By Dirk Sonniksen | May 15, 2013
Director: Philippe Béziat
Director Philippe Béziat brings La Traviata to the screen with Jean-François Sivadier’s Aix-en-Provence production, broken down to its essence, with an intimate portrait of the fiery soprano Natalie Dessay. There are no elaborate sets here, no ornate costuming, powdered faces or lipstick, with the beauty of Becoming Traviata resting in Béziat’s ability to lay bare the creative process while preserving the emotive power of Dessay’s magnificent voice, as well as the story of Verdi’s classic nineteenth century opera.
Becoming Traviata is a beautiful documentary that begins with shots of an outdoor theater, the gathering of patrons, a rainy day, and stage craftsmen at work. We move inside, greeted by a stark studio that will soon come to life with the voice of Ms. Dessay as Violetta, our doomed courtesan. Dessay’s frenetic movements cause dizziness, her voice creating a heightened emotional state that leaves one in a joyful paralysis of sorts. These bursts are interspersed with Jean-François Sivadier and Natalie Dessay’s playful banter, with Sivadier getting so engrossed in his direction that one wonders if he’ll topple off the stage.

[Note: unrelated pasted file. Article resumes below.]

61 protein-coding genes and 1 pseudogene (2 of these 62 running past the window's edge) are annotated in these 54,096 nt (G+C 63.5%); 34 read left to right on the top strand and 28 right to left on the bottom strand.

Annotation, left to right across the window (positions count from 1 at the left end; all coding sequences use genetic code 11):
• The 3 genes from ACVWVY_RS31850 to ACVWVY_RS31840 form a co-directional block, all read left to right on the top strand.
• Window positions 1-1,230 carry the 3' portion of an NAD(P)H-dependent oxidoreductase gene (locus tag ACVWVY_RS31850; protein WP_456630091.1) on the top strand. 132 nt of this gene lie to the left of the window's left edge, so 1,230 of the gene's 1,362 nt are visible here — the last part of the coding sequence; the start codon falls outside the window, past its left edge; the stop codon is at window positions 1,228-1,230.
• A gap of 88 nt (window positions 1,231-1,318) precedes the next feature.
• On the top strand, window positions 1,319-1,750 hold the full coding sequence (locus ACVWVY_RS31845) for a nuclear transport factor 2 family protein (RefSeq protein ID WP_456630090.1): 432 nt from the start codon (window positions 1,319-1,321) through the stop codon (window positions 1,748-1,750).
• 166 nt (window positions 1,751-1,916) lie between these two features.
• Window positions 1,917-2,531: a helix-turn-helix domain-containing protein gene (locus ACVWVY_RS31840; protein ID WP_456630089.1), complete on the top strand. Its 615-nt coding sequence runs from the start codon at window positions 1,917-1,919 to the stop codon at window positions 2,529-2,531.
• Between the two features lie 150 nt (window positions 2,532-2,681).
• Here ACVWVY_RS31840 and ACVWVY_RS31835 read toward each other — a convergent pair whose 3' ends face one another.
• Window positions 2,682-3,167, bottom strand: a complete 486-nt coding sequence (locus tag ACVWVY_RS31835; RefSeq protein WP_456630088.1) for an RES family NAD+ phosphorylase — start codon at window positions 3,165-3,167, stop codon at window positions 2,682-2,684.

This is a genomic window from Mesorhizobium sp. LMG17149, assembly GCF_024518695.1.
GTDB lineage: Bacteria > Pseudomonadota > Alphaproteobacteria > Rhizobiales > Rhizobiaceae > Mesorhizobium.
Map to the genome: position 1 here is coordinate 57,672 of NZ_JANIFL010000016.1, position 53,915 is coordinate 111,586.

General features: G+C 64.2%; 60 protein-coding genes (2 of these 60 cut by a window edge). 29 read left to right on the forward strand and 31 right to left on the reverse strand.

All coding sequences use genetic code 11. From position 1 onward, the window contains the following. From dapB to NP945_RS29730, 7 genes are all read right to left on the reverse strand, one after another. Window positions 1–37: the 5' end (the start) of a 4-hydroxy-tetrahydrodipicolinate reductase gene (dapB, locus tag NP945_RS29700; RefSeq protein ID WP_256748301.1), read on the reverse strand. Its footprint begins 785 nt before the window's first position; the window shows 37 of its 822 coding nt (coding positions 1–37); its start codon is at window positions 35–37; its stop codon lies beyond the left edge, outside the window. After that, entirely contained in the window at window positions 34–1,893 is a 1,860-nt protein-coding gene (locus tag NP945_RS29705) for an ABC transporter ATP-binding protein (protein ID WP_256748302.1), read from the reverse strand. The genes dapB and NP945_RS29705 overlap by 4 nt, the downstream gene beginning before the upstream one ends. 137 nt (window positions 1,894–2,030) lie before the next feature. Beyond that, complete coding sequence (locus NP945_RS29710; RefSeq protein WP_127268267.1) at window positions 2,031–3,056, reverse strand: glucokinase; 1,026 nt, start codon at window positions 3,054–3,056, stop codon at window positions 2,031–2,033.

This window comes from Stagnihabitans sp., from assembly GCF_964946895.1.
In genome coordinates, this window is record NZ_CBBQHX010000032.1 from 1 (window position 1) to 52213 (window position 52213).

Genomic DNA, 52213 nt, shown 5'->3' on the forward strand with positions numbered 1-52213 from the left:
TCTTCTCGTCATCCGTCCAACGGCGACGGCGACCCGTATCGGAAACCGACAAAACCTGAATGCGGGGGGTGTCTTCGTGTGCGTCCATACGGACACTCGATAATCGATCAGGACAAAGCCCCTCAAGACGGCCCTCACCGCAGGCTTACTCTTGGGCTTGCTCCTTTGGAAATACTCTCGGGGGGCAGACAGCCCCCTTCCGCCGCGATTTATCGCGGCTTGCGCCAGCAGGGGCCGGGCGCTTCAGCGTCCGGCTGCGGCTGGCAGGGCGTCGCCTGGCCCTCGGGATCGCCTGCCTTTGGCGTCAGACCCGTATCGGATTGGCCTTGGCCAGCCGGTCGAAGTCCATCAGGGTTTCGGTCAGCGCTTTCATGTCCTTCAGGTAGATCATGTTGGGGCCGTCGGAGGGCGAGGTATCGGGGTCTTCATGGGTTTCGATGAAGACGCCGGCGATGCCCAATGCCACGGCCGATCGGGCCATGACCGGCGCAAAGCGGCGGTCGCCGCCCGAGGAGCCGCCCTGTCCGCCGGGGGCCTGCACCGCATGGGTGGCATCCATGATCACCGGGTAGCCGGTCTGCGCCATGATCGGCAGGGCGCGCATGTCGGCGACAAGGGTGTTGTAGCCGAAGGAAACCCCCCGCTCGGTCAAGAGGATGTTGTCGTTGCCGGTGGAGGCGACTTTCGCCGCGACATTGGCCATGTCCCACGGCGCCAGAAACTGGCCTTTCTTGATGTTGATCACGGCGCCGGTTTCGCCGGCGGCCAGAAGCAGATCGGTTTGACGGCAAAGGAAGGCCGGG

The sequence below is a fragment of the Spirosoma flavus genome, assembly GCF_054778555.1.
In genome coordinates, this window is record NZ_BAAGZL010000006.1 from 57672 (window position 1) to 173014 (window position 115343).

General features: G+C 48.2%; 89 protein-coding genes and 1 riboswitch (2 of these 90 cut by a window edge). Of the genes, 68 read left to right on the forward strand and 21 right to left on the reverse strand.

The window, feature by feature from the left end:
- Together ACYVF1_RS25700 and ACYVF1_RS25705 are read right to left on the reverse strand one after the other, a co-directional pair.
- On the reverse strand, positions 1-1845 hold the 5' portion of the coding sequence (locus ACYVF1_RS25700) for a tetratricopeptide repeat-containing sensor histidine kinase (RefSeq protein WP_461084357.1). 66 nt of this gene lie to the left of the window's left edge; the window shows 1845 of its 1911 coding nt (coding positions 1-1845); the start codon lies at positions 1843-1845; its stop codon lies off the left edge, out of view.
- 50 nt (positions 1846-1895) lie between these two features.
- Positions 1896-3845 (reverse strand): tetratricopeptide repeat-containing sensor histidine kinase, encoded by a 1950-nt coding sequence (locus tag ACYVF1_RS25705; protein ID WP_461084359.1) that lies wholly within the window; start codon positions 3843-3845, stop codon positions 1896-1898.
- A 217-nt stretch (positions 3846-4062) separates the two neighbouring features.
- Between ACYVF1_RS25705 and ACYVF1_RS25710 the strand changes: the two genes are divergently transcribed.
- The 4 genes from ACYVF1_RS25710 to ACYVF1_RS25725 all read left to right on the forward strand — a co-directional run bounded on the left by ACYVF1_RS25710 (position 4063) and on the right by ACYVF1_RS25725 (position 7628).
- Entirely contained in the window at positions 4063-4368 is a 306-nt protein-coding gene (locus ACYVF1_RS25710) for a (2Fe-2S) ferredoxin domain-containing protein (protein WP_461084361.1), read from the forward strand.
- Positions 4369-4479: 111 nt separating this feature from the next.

There is no relentless pace in Becoming Traviata, but there is a forward momentum created by Natalie Dessay, tenor Chalres Castronovo, and the ebb and flow of the orchestra led by Louis Langrée. Langrée is not adverse to giving his direction as well, with Ms. Dessay at times being pulled to and fro by Sivadier and our French conductor. But the onslaught of stage direction cannot slow Dessay, and she only becomes more determined as the film progresses.
Becoming Traviata is an excellent case study in stage production and should be required viewing for any students of the craft. While it may not appeal to everyone, it will certainly give opera fans something to talk about, and musicians in general will find the performances stellar. Opera is an art that seems to elude many, but Becoming Traviata is a film that could dissolve any preconceived notions, and make a wonderful experience more accessible.